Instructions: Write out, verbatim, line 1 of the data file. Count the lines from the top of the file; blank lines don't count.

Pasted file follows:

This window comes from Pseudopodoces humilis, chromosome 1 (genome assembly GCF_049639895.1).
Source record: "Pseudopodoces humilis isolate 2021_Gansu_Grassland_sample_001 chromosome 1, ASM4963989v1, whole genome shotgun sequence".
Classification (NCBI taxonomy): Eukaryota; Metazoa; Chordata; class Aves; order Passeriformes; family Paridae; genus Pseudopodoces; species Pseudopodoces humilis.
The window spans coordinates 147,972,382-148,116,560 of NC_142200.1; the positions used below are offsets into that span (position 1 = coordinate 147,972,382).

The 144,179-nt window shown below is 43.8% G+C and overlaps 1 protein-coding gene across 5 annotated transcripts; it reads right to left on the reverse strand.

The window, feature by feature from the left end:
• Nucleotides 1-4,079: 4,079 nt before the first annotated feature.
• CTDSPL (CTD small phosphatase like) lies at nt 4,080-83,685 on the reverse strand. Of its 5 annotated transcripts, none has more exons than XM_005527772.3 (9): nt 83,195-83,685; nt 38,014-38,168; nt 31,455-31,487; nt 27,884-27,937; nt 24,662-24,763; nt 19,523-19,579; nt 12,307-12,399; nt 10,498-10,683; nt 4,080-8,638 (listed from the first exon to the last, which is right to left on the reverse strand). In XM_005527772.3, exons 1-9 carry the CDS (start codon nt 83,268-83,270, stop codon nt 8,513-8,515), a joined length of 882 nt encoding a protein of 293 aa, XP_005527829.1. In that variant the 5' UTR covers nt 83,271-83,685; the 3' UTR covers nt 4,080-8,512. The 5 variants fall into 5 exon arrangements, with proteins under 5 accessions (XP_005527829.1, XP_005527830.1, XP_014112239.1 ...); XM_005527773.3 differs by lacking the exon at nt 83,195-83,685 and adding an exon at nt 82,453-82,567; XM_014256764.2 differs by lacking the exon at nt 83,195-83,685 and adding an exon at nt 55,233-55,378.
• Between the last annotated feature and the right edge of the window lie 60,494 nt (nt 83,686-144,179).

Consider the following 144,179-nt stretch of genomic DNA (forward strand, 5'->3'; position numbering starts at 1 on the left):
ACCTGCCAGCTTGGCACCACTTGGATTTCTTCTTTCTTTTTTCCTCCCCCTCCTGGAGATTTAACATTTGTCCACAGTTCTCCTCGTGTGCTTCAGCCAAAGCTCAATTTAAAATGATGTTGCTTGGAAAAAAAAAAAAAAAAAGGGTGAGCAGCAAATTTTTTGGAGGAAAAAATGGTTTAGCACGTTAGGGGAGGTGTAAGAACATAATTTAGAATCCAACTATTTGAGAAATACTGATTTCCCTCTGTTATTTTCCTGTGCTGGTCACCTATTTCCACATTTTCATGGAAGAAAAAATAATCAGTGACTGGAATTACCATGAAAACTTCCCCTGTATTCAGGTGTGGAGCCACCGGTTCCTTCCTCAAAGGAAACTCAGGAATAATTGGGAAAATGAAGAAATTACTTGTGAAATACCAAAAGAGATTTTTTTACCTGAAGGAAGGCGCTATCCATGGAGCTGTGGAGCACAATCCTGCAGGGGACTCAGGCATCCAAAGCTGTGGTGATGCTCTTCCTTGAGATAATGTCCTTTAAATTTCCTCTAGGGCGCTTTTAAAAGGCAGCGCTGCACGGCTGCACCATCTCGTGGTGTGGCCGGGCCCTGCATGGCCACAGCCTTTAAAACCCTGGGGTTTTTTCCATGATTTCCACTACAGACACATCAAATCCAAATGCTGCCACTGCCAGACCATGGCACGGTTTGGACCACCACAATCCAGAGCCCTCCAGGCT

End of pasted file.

This window comes from Pseudopodoces humilis, chromosome 1 (genome assembly GCF_049639895.1).